Formal education opportunities administered by the Center, encompass both on-campus as well as field study components to the curriculum. These include our semester-long, multi-course Coastal Studies program based in the Chesapeake Bay watershed and field-based coastal experience courses, in such places as the Bahamas and Costa Rica.
We provide introductory courses in Geographic Information Systems (GIS) applicable to all undergraduate disciplines. The Center also provides resources to support a certification in GIS through the Environmental Biology graduate program.
Geographic Information Systems (GIS) is a fundamental tool for the study of geo-spatial information. As such, it is a critical component for the analysis of coastlines and watersheds. Both students and faculty within the Coastal Studies program draw upon its considerable abilities for their work. Moreover, GIS lends itself to multidisciplinary investigations that can simultaneously relate natural and social factors on the same spatial scales – another objective of the CCWS.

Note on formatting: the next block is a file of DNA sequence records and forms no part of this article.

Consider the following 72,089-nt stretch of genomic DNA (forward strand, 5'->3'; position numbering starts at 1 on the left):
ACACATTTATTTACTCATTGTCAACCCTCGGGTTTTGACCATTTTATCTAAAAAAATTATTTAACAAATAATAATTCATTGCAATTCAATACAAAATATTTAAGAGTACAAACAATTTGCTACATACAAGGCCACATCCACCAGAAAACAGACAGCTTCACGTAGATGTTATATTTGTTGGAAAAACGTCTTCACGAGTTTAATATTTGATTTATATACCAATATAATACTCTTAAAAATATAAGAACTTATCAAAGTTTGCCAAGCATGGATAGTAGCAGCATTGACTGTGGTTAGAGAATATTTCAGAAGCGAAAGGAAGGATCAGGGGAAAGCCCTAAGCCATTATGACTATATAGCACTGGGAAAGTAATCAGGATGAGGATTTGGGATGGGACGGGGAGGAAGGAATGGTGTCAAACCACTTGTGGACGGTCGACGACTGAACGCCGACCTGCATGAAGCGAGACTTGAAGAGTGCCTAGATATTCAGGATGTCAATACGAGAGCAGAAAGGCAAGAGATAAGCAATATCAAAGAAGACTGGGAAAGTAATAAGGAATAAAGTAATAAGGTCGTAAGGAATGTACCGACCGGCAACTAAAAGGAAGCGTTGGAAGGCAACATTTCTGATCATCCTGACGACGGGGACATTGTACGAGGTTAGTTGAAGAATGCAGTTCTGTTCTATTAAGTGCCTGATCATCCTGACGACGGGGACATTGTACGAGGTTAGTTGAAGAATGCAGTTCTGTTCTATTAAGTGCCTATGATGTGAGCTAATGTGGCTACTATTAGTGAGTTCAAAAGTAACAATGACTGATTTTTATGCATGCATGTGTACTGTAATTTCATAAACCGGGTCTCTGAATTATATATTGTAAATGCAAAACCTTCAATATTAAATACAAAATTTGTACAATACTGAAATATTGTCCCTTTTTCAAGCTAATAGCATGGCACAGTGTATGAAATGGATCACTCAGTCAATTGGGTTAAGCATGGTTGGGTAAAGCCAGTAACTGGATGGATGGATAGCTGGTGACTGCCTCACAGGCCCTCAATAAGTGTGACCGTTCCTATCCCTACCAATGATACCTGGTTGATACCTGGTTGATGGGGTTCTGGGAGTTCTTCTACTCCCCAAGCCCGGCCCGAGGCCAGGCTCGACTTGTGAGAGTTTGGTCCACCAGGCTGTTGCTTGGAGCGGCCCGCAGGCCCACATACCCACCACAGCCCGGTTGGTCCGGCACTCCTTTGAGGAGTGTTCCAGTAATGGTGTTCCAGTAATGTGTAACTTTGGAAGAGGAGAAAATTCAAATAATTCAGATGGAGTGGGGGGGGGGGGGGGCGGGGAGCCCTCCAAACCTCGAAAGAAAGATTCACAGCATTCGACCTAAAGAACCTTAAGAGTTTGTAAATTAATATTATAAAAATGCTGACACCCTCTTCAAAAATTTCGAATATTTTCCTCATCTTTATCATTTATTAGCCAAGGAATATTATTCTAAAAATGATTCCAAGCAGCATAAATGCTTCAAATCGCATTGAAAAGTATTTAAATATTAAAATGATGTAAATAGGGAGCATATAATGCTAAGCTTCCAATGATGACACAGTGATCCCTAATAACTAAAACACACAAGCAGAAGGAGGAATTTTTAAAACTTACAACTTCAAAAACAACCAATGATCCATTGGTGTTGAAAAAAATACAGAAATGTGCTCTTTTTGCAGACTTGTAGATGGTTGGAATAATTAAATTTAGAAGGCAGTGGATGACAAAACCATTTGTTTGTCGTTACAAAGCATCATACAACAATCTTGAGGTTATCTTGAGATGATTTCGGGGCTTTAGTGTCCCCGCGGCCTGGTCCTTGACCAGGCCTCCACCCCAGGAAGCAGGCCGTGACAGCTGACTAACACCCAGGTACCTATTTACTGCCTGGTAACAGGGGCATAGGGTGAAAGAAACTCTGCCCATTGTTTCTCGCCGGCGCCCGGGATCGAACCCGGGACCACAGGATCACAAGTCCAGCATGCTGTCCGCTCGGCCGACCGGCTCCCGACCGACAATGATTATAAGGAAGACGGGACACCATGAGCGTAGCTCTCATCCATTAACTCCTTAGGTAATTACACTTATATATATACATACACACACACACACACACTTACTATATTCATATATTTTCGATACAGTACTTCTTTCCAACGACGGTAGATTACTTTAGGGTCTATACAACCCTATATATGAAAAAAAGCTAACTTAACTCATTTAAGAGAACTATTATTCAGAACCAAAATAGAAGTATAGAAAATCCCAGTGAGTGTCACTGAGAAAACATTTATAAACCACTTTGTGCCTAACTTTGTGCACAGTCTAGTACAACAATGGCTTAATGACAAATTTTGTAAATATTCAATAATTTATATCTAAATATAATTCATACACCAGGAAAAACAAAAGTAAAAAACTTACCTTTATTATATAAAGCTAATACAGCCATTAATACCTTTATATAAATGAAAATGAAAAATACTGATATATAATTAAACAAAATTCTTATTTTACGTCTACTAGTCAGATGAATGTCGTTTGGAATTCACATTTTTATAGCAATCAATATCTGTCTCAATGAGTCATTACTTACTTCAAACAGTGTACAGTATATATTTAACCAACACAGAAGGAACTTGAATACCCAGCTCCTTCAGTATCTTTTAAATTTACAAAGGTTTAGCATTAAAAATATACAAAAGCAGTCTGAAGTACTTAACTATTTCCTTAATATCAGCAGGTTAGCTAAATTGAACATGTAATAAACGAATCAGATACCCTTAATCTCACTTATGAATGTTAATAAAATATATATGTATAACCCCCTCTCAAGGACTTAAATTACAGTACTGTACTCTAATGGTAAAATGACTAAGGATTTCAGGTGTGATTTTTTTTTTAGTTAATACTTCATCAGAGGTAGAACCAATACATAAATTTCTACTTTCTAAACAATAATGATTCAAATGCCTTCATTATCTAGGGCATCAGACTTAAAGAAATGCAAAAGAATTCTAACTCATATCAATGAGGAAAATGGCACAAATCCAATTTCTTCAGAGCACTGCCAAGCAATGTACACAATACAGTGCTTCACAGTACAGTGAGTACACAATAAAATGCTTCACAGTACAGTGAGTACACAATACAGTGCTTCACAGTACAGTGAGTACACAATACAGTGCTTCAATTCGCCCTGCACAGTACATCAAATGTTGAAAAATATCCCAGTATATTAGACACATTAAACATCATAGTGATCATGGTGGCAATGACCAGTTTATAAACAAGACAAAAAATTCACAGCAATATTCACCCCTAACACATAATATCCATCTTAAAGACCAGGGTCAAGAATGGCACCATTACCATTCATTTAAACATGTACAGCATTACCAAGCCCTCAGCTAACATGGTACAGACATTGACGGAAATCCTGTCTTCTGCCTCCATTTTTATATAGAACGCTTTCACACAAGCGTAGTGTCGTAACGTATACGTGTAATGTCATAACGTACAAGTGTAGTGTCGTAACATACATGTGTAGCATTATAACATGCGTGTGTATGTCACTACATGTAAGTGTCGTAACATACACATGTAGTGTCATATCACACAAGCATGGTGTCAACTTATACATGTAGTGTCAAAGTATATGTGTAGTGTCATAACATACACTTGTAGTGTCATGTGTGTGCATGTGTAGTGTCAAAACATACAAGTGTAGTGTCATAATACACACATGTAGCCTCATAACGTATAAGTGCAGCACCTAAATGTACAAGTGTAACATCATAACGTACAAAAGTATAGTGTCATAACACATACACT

GIS is a tool that transcends interdisciplinary boundaries. An environmental scientist might use GIS to track soil erosion in a watershed or pollution sources. Archaeologists commonly use GIS to study the spatial relationships among artifacts and geological data from sites in local or regional contexts. Sociologists, political scientists, and historians use GIS to examine spatial and temporal trends in social phenomena like poverty, environmental discrimination, voting patterns, and dispersal patterns of selected populations.
Learning is never more relevant and timely than when it occurs in ones immediate surroundings.The coursework supported by the Center relies heavily on immersive travel-based experiences. Students and faculty transcend the norm of education and are invigorated and inspired by this unique style of teaching and learning.